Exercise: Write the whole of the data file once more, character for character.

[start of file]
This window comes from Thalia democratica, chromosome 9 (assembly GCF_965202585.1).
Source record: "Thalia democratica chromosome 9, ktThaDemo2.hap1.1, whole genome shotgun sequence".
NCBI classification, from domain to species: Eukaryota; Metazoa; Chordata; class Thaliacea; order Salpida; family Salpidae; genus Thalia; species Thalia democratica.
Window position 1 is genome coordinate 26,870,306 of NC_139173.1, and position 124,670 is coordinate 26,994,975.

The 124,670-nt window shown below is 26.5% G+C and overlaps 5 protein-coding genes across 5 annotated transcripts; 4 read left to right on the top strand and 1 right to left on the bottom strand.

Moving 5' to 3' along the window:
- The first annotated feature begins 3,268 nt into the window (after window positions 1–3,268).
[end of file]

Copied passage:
This window comes from Thalia democratica, chromosome 9 (assembly GCF_965202585.1).
Source record: "Thalia democratica chromosome 9, ktThaDemo2.hap1.1, whole genome shotgun sequence".
NCBI classification, from domain to species: Eukaryota; Metazoa; Chordata; class Thaliacea; order Salpida; family Salpidae; genus Thalia; species Thalia democratica.
Window position 1 is genome coordinate 26,870,306 of NC_139173.1, and position 124,670 is coordinate 26,994,975.

The 124,670-nt window shown below is 26.5% G+C and overlaps 5 protein-coding genes across 5 annotated transcripts; 4 read left to right on the top strand and 1 right to left on the bottom strand.

Moving 5' to 3' along the window:
- The first annotated feature begins 3,268 nt into the window (after window positions 1–3,268).